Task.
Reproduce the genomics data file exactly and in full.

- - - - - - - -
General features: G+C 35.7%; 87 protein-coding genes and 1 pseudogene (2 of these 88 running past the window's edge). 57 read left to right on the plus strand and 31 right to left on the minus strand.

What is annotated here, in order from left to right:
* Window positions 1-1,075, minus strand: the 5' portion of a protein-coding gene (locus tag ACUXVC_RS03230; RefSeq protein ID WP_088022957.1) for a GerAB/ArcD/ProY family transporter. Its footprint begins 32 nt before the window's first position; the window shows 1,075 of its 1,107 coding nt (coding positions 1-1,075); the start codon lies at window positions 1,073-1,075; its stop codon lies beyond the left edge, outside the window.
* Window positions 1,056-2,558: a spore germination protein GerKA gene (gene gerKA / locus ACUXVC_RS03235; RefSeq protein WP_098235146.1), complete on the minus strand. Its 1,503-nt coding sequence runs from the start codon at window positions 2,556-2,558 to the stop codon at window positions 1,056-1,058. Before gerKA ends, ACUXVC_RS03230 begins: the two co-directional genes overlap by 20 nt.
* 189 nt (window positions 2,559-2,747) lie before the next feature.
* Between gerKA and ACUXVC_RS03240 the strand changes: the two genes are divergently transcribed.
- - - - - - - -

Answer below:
General features: G+C 35.7%; 87 protein-coding genes and 1 pseudogene (2 of these 88 running past the window's edge). 57 read left to right on the plus strand and 31 right to left on the minus strand.

What is annotated here, in order from left to right:
* Window positions 1-1,075, minus strand: the 5' portion of a protein-coding gene (locus tag ACUXVC_RS03230; RefSeq protein ID WP_088022957.1) for a GerAB/ArcD/ProY family transporter. Its footprint begins 32 nt before the window's first position; the window shows 1,075 of its 1,107 coding nt (coding positions 1-1,075); the start codon lies at window positions 1,073-1,075; its stop codon lies beyond the left edge, outside the window.
* Window positions 1,056-2,558: a spore germination protein GerKA gene (gene gerKA / locus ACUXVC_RS03235; RefSeq protein WP_098235146.1), complete on the minus strand. Its 1,503-nt coding sequence runs from the start codon at window positions 2,556-2,558 to the stop codon at window positions 1,056-1,058. Before gerKA ends, ACUXVC_RS03230 begins: the two co-directional genes overlap by 20 nt.
* 189 nt (window positions 2,559-2,747) lie before the next feature.
* Between gerKA and ACUXVC_RS03240 the strand changes: the two genes are divergently transcribed.